DETROIT — He was one of the best defensemen in the NHL. They called him the “Vladiator.” Vladimir Konstantinov’s aggressive plays helped the Detroit Red Wings win the Stanley Cup for the first time in 42 years in 1997.
“This cup is the cup for you guys. Thank you,” he said as he stood with his team on the ice.
Six days later, the limousine he was riding in as he celebrated the win crashed in Birmingham.
Konstantinov and team masseur Sergei Mnatsakonov suffered life-changing injuries.
Konstantinov went from lifting a Stanley Cup above his head to in a coma for two long months, facing death.
“We hope and pray that our teammate Vlady and Natsa will recover and things will go well,” said Steve Yzerman, Red Wings Team Captain at the time, during a press conference at the hospital.
“I was with Vlady when he was in Beaumont in a coma. I saw him say his first words after the coma. I saw him do his first physical therapy after the coma. And to see him then and to see him now is a miracle,” said Jim Bellanca, Vlady’s friend and attorney.
“He is incredible,” said Linda Krumm, Konstantinov’s Medical Case Manager, who has cared for him since shortly after his injury.
Krumm coordinates caregivers who help him eat, dress, and get out in the community. He needs around-the-clock care due to the impact of his traumatic brain injury.
Konstantinov’s care team has defended his privacy, not allowing news crews into his Oakland County apartment over the years, despite requests for interviews, but now something has changed.
“I don’t think he is going to survive. That’s how strongly I feel,” said Bellanca.
It was a hefty bill.
One provision slashed reimbursement for care of the catastrophically injured - like Konstantinov's, by 45%.
It went into effect on July 1.
That means that under state statute, money paid from the Michigan Catastrophic Claims Association for things like physical therapy, attendant care, nursing care, and medical supplies is being cut by 45%.
“Currently, we have not been paid for any claims billed after the implementation of the changes. We have changed the codes under which the claims are billed and are waiting to see what reimbursement rate we are paid. In addition to the delays in payment, we are fearful we will be paid at a rate that will not sustain our business,” said Darby Anderson, Executive Vice President & Chief Strategy Officer of Arcadia Home Care, the company that provides 24-hour attendant care for Konstantinov in a statement.
She says cutting the amount paid to 55% of previous rates will likely force the company to cut caregiver wages to approximately minimum wage.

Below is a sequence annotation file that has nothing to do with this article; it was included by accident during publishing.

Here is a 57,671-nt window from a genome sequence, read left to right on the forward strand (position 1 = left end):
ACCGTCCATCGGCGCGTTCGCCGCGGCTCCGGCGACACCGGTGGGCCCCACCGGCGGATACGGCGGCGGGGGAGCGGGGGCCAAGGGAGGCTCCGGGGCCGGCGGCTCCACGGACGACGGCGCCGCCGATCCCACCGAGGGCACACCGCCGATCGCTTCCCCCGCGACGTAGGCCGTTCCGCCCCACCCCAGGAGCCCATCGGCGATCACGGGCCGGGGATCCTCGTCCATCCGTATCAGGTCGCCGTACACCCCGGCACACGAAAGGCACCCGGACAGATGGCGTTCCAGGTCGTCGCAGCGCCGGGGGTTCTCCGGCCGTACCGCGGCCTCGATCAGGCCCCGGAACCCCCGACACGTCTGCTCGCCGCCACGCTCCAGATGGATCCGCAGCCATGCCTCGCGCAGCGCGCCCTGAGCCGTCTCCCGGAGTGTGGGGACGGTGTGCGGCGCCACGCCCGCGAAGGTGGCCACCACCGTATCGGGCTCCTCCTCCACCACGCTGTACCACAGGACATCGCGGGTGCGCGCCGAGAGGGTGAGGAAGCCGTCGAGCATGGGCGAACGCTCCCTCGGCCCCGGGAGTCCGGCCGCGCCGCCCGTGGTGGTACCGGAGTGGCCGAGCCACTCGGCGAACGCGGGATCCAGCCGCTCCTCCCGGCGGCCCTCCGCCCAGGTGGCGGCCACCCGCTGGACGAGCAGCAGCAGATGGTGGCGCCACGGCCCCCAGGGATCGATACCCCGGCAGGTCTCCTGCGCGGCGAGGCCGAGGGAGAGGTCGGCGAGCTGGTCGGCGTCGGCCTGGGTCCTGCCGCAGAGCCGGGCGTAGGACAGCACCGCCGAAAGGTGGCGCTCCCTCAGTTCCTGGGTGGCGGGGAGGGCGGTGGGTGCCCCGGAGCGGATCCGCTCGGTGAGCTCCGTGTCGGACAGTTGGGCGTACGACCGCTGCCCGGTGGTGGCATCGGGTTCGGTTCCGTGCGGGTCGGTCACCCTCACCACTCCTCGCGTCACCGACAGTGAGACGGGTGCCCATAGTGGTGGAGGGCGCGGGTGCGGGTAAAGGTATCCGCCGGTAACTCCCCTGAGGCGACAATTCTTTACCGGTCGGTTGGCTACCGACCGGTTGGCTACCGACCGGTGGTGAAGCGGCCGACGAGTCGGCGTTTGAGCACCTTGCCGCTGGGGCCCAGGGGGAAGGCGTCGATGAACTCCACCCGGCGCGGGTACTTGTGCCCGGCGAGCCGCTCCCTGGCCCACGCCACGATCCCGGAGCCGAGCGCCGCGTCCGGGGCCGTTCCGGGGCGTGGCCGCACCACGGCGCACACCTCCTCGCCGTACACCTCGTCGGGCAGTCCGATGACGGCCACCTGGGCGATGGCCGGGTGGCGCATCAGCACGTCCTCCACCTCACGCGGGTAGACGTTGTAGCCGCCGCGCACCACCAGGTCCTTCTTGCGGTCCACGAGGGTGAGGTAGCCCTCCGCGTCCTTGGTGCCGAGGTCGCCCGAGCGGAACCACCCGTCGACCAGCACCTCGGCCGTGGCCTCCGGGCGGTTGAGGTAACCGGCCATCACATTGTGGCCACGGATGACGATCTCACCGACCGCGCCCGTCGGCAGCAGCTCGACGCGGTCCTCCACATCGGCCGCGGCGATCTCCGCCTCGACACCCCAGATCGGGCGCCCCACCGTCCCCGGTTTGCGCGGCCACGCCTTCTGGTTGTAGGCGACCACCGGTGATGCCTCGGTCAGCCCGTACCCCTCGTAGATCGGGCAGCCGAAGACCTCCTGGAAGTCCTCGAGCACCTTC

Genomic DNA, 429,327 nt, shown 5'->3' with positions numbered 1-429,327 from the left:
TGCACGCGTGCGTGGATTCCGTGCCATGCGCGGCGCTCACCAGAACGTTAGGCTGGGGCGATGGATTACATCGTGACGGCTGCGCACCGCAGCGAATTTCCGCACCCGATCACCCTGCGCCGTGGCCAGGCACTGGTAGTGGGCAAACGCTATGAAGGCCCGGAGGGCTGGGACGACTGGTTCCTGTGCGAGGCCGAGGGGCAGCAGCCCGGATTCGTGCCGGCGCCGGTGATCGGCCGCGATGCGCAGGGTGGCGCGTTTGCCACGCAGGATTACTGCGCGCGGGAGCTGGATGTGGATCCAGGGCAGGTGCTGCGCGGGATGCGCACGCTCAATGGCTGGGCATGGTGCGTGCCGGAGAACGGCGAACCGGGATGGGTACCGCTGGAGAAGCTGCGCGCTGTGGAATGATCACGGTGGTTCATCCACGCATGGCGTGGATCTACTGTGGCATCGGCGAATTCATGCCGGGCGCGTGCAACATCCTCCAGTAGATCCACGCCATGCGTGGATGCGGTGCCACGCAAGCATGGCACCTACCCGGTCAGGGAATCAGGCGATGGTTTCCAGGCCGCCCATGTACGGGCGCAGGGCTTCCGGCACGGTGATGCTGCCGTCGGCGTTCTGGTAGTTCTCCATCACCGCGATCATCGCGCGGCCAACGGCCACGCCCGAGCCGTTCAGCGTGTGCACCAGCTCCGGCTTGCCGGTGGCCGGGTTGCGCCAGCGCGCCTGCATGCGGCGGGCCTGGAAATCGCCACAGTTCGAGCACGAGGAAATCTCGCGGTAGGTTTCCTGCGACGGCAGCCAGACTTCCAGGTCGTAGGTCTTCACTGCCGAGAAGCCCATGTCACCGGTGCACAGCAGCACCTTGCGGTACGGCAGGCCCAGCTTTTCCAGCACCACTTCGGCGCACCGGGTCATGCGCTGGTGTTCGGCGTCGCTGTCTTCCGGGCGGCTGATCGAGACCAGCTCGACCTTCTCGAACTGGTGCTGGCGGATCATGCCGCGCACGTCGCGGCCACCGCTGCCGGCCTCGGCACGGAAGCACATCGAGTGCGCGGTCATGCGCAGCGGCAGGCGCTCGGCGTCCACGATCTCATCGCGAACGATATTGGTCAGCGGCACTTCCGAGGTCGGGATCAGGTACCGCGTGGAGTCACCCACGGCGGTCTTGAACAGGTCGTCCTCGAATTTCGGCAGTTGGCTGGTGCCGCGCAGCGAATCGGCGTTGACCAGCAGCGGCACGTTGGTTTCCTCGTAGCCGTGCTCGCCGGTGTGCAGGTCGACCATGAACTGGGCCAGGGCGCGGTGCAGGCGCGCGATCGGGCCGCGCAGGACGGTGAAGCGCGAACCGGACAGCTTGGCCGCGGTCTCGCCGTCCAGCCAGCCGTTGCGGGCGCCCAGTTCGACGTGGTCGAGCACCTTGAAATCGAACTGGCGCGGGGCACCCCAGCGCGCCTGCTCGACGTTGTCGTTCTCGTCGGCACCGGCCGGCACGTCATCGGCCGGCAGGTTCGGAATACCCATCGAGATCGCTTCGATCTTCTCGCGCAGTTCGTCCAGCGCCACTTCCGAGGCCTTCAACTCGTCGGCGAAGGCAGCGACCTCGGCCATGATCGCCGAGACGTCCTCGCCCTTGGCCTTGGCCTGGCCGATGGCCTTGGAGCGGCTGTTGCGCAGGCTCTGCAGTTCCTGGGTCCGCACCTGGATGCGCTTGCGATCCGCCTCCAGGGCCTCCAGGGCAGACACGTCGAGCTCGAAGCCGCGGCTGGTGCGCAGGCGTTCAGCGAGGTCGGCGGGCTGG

“This rate equates to barely more than the Michigan minimum wage rate, which will not cover taxes, benefits, and administrative costs to operate the business. This rate is also significantly less than rates paid by state Medicaid, which may violate federal Medicaid regulations. We hope that this can be addressed urgently as we, and many other providers in the state, can sustain no/or dramatically reduced payment,” the statement went on to say.
“His care is 24 hours a day. It isn’t just a random amount. His physical medicine and rehab doctor prescribe it,” said Krumm.
“He has a very small amount of money,” said Bellanca, explaining that Konstantinov cannot afford to pay to make up for the potential loss in coverage.
The Michigan Catastrophic Claims Fund is something every insured Michigan driver paid into for years.
It provides care for about eighteen thousand people who suffered devastating injuries. Its recent statement from June 2020 shows it has $23.4 billion and liabilities of approximately $21 billion to be paid out over future years.
Fund managers tell WXYZ the amount of money in the fund has grown over the last year, thanks to investments.
“And the thought that they are going to deprive thousands of people of the care they have built their lives on and been successful on, to me as a human being, as an attorney, now retired from active practice. It’s abominable. The money is there,” said Bellanca.
So what will happen to the billions of dollars drivers paid over the years if it is not spent helping people with catastrophic injuries?
Tucked inside the no-fault reform bill passed by the Republican State House and Senate and Democratic Governor Gretchen Whitmer is a law ordering the state to rebate money to insurers if it grows to exceed 120% of liabilities.
It says the rebate to insurers will be returned to drivers as an insurance discount.
“I find it hard to believe they are going to give it back to us and, frankly, I don’t want it if it means people like Vlady are no longer going to get the care they need to survived,” said Bellanca.
Krumm says Konstantinov may not be able to continue living in his home due to the law. He has lived in a nursing and rehabilitation home before, and that brings up concerns.
“He was difficult to control. He was lashing out. Vlady is a strong-willed person. You could see that on the ice,” said Bellanca.
“What will happen to him? Will he end up in a nursing home? Will he end up warehoused somewhere instead of thriving and living a wonderful life being healthy?” asked Krumm.
“He is losing his humanity, and there is no excuse for it,” said Bellanca.
There are some bills proposed to undo the 45% cut. One of them is House Bill 4486, introduced by State Representative Doug Wozniak (R-Shelby Township).
If you have an opinion on what you want to see happen, reach out to your representatives and the governor’s office.
Kim Russell at WXYZ first reported this story.